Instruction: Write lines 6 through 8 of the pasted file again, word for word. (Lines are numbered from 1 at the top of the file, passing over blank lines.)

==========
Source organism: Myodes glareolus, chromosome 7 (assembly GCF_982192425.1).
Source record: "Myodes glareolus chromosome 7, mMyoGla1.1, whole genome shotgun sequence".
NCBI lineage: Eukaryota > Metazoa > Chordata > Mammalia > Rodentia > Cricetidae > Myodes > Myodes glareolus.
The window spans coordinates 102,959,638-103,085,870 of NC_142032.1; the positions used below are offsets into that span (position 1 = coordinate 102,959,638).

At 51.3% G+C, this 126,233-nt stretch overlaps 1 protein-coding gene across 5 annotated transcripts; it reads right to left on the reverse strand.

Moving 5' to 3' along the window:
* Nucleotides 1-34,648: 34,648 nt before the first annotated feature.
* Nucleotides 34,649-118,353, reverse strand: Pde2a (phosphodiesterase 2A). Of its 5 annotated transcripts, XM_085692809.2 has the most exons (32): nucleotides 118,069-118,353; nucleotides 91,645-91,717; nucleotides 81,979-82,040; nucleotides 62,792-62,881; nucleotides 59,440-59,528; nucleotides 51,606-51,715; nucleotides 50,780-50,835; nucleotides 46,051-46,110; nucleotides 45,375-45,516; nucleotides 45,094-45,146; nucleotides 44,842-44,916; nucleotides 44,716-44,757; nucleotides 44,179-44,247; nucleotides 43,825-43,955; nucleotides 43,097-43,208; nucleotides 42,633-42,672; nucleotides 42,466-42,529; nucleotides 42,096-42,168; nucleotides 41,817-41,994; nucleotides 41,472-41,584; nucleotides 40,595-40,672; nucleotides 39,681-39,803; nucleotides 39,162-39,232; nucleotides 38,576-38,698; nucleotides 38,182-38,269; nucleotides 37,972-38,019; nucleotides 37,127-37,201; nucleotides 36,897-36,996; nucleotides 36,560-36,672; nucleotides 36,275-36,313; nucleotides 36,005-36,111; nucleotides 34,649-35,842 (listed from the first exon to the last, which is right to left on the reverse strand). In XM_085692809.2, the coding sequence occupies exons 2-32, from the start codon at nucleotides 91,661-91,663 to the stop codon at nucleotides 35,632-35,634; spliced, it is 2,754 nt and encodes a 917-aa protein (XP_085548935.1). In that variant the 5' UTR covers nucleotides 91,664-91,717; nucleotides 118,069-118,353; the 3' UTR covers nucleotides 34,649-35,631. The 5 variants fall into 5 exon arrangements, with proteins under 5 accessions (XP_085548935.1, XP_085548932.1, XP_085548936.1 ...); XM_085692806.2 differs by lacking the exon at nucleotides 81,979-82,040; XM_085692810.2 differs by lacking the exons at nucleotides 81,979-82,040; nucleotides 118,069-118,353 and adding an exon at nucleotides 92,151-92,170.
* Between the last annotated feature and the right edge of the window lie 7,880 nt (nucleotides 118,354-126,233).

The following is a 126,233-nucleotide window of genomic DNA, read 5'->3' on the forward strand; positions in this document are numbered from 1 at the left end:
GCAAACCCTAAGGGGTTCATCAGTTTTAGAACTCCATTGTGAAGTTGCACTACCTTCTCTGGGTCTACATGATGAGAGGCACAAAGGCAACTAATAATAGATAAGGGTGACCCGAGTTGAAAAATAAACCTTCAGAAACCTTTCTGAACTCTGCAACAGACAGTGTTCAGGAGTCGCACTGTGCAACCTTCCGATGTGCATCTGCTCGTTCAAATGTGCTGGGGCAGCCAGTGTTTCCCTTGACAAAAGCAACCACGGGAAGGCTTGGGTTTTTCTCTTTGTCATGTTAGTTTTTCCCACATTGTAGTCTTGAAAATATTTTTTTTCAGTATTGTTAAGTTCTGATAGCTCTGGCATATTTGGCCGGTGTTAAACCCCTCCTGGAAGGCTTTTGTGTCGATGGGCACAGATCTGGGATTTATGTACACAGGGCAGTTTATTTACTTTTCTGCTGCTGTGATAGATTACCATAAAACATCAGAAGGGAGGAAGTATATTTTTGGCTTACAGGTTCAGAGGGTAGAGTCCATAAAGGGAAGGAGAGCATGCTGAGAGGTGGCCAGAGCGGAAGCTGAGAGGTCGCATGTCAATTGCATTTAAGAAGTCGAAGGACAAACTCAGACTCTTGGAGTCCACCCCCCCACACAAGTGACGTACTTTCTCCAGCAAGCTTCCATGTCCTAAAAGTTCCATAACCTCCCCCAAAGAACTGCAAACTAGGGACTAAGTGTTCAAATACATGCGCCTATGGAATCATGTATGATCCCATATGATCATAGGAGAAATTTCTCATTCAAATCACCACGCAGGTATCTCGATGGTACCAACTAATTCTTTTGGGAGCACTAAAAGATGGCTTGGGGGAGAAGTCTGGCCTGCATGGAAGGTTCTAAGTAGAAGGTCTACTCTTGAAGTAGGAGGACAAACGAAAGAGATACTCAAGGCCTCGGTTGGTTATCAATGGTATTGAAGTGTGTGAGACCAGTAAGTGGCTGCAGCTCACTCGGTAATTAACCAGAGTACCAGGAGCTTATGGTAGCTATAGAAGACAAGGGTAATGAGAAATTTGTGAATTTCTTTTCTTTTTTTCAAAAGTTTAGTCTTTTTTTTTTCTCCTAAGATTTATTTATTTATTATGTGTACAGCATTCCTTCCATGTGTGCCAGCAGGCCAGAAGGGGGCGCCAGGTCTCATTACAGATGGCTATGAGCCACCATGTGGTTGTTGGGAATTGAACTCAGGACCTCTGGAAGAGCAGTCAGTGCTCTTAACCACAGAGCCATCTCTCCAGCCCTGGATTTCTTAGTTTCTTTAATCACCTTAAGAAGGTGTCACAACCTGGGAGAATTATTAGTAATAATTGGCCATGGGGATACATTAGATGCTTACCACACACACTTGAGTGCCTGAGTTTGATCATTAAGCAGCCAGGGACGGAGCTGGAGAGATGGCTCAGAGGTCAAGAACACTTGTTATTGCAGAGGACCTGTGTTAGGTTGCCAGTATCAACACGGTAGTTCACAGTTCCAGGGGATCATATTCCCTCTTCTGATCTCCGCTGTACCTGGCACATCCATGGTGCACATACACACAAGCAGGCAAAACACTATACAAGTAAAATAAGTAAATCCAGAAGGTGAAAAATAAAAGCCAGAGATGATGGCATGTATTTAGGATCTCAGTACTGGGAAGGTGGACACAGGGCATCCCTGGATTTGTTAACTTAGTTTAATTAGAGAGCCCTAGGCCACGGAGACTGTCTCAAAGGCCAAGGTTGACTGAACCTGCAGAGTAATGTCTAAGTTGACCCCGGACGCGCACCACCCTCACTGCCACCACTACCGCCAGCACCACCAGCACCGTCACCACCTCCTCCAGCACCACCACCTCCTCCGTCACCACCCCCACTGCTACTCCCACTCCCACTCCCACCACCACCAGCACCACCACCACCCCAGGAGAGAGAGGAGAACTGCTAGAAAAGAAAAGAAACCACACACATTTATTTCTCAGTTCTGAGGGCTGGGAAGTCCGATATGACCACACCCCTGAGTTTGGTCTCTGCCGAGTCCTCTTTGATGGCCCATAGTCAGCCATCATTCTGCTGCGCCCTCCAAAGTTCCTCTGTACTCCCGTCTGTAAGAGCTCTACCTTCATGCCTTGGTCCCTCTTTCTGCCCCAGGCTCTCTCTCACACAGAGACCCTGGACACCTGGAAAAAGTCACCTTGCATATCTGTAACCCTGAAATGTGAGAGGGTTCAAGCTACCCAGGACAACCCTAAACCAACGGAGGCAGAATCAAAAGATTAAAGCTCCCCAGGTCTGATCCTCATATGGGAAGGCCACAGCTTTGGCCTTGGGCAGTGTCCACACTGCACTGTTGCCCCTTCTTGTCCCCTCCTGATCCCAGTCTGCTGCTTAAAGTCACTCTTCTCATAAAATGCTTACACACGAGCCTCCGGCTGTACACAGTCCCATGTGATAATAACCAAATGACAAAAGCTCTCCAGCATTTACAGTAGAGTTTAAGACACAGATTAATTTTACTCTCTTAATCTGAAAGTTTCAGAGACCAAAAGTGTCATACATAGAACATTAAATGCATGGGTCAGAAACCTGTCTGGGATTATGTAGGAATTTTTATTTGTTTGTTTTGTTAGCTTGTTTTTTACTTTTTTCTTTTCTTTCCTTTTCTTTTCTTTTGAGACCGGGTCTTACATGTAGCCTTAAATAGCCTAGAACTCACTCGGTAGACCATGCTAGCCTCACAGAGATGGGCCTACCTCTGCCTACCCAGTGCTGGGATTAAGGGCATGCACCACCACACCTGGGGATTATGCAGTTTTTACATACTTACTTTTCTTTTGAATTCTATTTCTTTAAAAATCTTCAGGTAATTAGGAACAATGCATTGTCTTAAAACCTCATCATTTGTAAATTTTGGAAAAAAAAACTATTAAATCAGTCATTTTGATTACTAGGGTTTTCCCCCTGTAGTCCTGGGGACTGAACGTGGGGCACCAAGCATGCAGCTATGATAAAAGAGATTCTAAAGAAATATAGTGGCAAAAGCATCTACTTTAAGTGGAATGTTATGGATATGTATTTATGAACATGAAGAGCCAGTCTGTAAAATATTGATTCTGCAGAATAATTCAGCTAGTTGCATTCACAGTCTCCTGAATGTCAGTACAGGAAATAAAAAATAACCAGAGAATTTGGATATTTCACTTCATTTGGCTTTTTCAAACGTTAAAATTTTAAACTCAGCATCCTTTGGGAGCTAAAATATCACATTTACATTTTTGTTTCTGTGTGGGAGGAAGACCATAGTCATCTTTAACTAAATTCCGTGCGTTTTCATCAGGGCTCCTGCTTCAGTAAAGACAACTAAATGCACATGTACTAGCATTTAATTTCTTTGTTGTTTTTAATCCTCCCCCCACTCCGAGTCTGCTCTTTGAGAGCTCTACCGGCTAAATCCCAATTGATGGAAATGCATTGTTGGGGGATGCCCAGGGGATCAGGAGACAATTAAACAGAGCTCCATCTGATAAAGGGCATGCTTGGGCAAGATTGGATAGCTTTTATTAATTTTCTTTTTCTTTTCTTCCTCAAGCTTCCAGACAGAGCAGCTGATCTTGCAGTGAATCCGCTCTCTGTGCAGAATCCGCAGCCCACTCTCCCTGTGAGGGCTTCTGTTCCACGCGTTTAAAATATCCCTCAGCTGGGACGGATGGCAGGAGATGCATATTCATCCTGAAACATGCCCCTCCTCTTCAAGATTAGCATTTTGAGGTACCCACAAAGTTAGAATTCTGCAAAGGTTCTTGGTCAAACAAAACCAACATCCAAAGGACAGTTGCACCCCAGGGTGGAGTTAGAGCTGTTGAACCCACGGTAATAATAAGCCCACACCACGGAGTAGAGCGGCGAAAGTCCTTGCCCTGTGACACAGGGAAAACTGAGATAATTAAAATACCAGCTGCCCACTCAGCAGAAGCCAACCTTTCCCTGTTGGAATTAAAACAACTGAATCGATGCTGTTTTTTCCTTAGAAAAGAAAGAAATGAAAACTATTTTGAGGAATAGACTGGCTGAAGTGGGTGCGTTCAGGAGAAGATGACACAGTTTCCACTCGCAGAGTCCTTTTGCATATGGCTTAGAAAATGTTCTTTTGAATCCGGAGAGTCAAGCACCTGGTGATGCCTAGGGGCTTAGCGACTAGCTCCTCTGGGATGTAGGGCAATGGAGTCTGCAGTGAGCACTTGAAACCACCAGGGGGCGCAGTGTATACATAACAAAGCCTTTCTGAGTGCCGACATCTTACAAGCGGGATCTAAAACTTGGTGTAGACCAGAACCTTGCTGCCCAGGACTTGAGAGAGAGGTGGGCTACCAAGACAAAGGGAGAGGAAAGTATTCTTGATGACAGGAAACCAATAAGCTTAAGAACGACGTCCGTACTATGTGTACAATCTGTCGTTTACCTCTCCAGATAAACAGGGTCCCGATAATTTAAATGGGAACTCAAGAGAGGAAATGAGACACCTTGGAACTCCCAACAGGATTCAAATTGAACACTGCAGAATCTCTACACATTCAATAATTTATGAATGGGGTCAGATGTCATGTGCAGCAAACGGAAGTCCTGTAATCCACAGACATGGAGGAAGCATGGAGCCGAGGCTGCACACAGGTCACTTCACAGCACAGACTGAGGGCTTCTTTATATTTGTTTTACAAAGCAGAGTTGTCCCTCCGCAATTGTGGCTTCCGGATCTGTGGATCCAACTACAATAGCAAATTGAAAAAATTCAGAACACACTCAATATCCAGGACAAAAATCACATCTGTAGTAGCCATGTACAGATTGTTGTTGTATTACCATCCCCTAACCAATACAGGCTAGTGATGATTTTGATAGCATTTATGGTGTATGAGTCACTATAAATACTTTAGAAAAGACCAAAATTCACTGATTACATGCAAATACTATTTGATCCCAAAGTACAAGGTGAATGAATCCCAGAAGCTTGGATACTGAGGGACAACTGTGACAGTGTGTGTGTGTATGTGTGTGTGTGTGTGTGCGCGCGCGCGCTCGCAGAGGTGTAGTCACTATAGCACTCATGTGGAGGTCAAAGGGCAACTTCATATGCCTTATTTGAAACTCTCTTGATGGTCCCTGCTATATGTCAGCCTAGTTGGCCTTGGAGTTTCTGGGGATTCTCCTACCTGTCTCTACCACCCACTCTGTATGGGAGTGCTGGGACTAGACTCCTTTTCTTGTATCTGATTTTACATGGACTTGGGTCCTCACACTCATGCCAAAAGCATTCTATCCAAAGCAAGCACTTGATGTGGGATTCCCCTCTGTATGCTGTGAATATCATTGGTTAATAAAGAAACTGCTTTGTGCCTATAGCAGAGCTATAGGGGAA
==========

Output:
Moving 5' to 3' along the window:
* Nucleotides 1-34,648: 34,648 nt before the first annotated feature.
* Nucleotides 34,649-118,353, reverse strand: Pde2a (phosphodiesterase 2A). Of its 5 annotated transcripts, XM_085692809.2 has the most exons (32): nucleotides 118,069-118,353; nucleotides 91,645-91,717; nucleotides 81,979-82,040; nucleotides 62,792-62,881; nucleotides 59,440-59,528; nucleotides 51,606-51,715; nucleotides 50,780-50,835; nucleotides 46,051-46,110; nucleotides 45,375-45,516; nucleotides 45,094-45,146; nucleotides 44,842-44,916; nucleotides 44,716-44,757; nucleotides 44,179-44,247; nucleotides 43,825-43,955; nucleotides 43,097-43,208; nucleotides 42,633-42,672; nucleotides 42,466-42,529; nucleotides 42,096-42,168; nucleotides 41,817-41,994; nucleotides 41,472-41,584; nucleotides 40,595-40,672; nucleotides 39,681-39,803; nucleotides 39,162-39,232; nucleotides 38,576-38,698; nucleotides 38,182-38,269; nucleotides 37,972-38,019; nucleotides 37,127-37,201; nucleotides 36,897-36,996; nucleotides 36,560-36,672; nucleotides 36,275-36,313; nucleotides 36,005-36,111; nucleotides 34,649-35,842 (listed from the first exon to the last, which is right to left on the reverse strand). In XM_085692809.2, the coding sequence occupies exons 2-32, from the start codon at nucleotides 91,661-91,663 to the stop codon at nucleotides 35,632-35,634; spliced, it is 2,754 nt and encodes a 917-aa protein (XP_085548935.1). In that variant the 5' UTR covers nucleotides 91,664-91,717; nucleotides 118,069-118,353; the 3' UTR covers nucleotides 34,649-35,631. The 5 variants fall into 5 exon arrangements, with proteins under 5 accessions (XP_085548935.1, XP_085548932.1, XP_085548936.1 ...); XM_085692806.2 differs by lacking the exon at nucleotides 81,979-82,040; XM_085692810.2 differs by lacking the exons at nucleotides 81,979-82,040; nucleotides 118,069-118,353 and adding an exon at nucleotides 92,151-92,170.